Seeking Kimberley Cruiser’s Advice

Exit Forum Forums Kimberley Coast Boating Forum. General Interest Seeking Kimberley Cruiser’s Advice

This topic contains 5 replies, has 3 voices, and was last updated by  Querida 1 year, 5 months ago. This post has been viewed 2226 times

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  • #1619

    johncroberts
    Participant

    Would a Monohull with 1.8m draft be a suitable craft to cruise the Kimberley Coast?

    We don’t have far to travel , our home port is Broome, however we have been told by some of the locals that we would be better off with a Multihull due to the huge tides and strong currents.

    Do the Crocs really climb into your boat and use inflatable tenders as teething rings?

    How many safe anchorages are there for Monohulls along the Kimberley Coast?

    Seeking adventure and exploration of the Kimberley by land and sea!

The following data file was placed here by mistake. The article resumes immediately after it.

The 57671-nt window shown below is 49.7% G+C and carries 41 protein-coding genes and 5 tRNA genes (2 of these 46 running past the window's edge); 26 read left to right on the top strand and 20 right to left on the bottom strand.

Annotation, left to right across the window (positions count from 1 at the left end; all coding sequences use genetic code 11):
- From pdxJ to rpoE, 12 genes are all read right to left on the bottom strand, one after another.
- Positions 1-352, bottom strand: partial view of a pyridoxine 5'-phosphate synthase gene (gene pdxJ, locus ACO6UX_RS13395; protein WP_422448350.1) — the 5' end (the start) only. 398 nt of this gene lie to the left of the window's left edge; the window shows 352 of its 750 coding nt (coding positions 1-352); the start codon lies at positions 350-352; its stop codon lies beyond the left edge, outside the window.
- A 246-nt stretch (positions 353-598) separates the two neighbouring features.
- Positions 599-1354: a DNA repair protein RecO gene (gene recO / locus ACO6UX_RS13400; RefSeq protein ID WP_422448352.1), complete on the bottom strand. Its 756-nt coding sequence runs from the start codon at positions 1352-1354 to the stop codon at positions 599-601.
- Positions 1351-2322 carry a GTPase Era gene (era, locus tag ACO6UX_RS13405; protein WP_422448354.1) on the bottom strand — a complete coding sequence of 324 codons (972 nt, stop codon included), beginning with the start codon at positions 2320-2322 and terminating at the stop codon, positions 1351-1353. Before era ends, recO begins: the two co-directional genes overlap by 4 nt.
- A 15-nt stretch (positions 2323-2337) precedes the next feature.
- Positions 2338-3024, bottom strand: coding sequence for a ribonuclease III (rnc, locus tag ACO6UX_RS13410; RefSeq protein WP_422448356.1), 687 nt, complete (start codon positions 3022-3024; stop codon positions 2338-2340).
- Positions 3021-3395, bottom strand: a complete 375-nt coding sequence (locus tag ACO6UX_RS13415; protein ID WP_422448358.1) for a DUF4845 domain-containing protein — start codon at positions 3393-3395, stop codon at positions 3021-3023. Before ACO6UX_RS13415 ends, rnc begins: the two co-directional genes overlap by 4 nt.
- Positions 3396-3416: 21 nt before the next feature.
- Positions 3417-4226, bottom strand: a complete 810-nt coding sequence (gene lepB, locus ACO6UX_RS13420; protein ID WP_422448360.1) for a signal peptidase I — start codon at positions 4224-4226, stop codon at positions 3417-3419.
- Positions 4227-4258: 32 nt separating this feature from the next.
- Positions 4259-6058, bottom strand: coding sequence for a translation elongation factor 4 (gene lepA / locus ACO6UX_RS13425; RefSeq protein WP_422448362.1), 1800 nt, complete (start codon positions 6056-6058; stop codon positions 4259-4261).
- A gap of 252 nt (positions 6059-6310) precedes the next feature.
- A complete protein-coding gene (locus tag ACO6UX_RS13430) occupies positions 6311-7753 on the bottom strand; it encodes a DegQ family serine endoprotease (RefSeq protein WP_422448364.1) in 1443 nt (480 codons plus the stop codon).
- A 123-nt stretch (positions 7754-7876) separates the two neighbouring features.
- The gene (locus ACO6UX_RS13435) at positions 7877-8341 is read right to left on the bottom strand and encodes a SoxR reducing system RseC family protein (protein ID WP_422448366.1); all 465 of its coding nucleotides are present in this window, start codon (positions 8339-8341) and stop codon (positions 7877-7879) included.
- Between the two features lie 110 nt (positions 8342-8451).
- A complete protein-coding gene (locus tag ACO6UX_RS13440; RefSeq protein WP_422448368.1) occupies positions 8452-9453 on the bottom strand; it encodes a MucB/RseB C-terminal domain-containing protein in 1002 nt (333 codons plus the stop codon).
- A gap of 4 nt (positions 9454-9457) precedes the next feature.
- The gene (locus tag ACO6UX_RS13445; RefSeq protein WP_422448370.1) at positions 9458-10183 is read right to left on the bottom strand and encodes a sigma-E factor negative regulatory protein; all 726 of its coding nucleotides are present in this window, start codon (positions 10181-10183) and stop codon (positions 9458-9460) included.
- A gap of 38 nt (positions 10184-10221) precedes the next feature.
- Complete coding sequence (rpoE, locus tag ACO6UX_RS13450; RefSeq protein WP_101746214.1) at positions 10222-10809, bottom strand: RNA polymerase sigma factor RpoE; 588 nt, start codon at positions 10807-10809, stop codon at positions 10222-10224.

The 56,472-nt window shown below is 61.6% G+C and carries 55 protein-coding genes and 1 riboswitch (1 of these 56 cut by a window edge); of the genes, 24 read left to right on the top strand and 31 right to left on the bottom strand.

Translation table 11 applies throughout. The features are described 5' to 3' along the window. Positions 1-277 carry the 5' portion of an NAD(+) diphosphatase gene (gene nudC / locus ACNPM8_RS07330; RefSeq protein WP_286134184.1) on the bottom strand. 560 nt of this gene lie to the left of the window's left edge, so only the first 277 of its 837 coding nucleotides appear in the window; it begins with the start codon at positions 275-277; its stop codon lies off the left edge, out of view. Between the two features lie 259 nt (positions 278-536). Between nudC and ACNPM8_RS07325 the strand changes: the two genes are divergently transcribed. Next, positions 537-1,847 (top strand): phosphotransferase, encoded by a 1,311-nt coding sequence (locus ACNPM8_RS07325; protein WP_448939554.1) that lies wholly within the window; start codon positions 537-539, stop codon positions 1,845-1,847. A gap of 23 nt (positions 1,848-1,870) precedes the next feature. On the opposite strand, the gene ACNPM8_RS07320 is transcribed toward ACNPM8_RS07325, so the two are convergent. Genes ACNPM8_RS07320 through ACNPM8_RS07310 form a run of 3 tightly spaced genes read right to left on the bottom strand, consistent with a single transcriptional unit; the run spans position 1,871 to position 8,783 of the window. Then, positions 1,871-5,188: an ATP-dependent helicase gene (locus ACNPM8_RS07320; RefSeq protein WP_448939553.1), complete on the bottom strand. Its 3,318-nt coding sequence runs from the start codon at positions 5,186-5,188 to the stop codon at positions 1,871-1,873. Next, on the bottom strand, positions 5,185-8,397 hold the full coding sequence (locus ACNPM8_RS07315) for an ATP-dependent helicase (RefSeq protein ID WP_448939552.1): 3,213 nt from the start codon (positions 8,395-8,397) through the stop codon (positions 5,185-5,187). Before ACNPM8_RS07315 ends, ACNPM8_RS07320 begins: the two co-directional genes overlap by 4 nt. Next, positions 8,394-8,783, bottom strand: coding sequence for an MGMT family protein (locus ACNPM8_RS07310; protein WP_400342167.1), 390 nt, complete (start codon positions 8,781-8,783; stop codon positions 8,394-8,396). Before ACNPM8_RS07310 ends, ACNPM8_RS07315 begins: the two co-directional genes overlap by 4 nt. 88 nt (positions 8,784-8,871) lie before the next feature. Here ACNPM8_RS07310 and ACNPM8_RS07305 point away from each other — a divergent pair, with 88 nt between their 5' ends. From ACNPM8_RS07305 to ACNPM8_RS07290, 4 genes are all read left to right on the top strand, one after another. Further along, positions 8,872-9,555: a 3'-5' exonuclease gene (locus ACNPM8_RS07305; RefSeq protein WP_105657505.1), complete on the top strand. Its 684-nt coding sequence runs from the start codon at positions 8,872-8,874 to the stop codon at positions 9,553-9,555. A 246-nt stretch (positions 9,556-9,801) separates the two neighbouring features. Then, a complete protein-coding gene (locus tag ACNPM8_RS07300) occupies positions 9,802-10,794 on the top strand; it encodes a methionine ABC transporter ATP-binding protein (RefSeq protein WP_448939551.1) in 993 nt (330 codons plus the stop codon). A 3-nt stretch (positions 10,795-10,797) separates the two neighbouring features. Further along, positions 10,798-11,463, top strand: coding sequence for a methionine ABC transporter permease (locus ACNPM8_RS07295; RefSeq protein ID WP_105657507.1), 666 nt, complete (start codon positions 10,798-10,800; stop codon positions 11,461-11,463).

What would be your advice Kimberley Cruisers?

    Sally and John

  • #1620

    Ross
    Keymaster

    Hi Sally & John,

    Draft of 1.8M might prevent you entering a few of the shallower rivers like the Drysdale, but I think you will get into most places. You will need to work the tides to get over a few of the shallow bars such as the King George and the Berkeley Rivers. Always go over a river bar on a rising tide just in case you touch bottom. Put a sounder on your dinghy so you can survey the depth before you cross a shallow bar if you aren’t confident of the depth.